Brexiteers are scared of fighting a second Brexit referendum campaign based on facts, Tony Blair has said.
The former prime minister said a so-called People’s Vote on the final deal is now inevitable despite Brexiteers’ fears the vote to quit the EU will be reversed following nearly two years of tortured negotiations.
In a central London speech, Blair said another vote may be “improbable” but that all the other options, including Theresa May’s “hodgepodge” deal, a “pointless” a Norway-plus arrangement or “painful” no deal, will be rejected by MPs.
He said May and Jeremy Corbyn currently hold “weird” positions on Brexit but stressed that “in the end Parliament is in charge of this” and MPs currently discussing a second referendum across parties would “find a way” to make it happen.
The ex-Labour leader said the opposition to holding another referendum was ”partly because I think some of those Leavers fear fighting a new campaign where we have so much more fact to base our decision upon”.
Appearing to quote Sherlock Holmes, he went on: “When you exclude the impossible what remains, however improbable, is the answer.
“Parliament will find a way to do an iterative vote on the options.”
He went on: “I don’t think there’s a majority for any of them because some parts of parliament will vote against a pointless Brexit, another part will vote against the painful Brexit.
“If that happens you are left with a very simple choice – you have no deal or a referendum.”
Ever the strategist, Blair sketched out how he sees a second referendum campaign being conducted in which both sides can make their case in the “context and experience” of the negotiations.
To be “fair” to Brexiteers, Blair said there was not a recession following the vote to leave and added unemployment has carried on falling and wages have risen slightly.
On the other hand the pound has been severely devalued, investment and growth badly affected, “and no one can credibly stick £350m for the NHS on the bus next time”, he said.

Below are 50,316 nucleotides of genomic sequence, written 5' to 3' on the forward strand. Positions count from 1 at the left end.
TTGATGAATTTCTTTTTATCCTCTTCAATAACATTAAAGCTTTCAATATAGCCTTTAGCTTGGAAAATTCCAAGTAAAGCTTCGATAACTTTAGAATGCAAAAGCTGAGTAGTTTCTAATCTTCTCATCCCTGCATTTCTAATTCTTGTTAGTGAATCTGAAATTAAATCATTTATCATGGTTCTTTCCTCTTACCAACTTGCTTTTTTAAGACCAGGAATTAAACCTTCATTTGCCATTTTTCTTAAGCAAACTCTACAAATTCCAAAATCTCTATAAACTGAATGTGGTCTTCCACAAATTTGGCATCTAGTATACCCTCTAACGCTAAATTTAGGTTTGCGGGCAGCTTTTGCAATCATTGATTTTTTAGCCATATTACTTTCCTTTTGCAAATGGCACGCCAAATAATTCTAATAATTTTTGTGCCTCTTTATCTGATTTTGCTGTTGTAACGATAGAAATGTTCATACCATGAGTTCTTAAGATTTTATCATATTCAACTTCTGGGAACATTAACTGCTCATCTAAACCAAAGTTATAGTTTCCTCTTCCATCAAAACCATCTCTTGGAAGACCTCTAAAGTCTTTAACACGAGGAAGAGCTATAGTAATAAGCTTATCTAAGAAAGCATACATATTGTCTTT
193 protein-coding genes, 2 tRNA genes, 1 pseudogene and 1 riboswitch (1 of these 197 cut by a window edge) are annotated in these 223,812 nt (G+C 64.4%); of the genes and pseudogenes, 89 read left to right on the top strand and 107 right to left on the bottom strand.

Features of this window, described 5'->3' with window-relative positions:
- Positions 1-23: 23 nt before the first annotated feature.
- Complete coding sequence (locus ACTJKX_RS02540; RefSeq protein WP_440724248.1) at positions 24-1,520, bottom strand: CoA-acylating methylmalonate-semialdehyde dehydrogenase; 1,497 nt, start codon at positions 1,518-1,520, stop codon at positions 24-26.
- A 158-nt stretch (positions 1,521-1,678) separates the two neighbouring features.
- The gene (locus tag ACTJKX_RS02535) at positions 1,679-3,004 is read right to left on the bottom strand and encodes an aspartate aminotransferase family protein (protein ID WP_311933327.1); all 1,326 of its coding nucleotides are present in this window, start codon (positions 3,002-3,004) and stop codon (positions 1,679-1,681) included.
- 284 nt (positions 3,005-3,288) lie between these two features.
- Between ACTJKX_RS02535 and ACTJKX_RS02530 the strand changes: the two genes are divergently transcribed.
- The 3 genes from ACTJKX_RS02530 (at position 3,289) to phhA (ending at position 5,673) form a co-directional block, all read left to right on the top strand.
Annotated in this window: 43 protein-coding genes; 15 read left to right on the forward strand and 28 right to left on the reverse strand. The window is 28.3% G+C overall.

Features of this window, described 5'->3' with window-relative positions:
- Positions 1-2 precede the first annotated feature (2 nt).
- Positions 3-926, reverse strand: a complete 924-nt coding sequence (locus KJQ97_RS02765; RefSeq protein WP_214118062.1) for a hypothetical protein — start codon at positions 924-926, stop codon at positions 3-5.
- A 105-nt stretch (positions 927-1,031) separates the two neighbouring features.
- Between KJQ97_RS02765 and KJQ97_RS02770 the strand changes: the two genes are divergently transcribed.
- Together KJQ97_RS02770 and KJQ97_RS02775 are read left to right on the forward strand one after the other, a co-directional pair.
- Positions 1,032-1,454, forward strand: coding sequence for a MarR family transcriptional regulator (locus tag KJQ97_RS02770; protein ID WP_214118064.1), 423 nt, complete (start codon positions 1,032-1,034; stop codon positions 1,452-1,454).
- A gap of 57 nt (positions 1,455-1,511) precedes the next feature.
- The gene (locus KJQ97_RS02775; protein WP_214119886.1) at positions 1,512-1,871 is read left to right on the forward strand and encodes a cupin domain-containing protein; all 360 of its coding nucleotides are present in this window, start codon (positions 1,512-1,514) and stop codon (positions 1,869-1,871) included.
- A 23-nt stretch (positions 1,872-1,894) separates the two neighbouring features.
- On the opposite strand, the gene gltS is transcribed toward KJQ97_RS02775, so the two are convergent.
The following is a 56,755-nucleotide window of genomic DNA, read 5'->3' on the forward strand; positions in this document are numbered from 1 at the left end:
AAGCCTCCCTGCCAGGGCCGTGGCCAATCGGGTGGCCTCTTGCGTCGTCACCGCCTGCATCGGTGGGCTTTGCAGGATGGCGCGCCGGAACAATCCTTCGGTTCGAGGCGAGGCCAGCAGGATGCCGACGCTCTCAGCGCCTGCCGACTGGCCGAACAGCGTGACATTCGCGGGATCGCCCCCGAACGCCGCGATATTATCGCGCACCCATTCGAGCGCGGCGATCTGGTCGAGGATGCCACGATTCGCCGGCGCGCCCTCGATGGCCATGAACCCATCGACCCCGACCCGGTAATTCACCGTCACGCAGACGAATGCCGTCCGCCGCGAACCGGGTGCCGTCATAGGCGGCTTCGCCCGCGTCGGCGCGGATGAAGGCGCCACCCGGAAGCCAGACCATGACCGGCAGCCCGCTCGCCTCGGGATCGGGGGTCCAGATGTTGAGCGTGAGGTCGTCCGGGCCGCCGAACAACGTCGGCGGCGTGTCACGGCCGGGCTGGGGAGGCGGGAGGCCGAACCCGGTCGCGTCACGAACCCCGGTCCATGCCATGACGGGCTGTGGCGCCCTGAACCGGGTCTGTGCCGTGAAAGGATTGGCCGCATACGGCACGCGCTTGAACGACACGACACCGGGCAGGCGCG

EU immigration has fallen since the referendum and “we understand much more about what such migrants actually do”, while immigration from the rest of the world has gone up.
“The point very simply is that claim and counterclaim are this time going to be influenced by fact,” Blair said.
“As for the charge that such a referendum would divide the country or produce and explosion of popular anger I say we are divided now and are people really going to be angry to be asked to give an answer when parliament cannot?”
The former PM also expressed his sympathy for May, who after surviving a confidence vote of Tory MPs has seen her plans to win fresh Brexit concessions from the EU rejected by leaders at a bruising Brussels summit.
He said his advice for the prime minister would be “stop digging”, adding: “I’ve done the job and I know how difficult it is and I really do have admiration for the way she just gets up every day and carries on – but there was never any possibility of going to the European Council last night and getting changes on the backstop.
“My advice to her is there’s no point literally in carrying on banging your head against this brick wall.”
He went on: “My advice to her is there’s no point literally in carrying on banging your head against this brick wall. It’s sensible to take your head off the brick wall and think creatively.”
Blair was mocked by Tory Brexiteers over the highly controversial claim in a government dossier that Iraq could use weapons of mass destruction within 45 minutes.
Asked to respond to Blair’s claims that leavers fear another referendum, a European Research Group source said: “Give me 45 minutes to think about that.”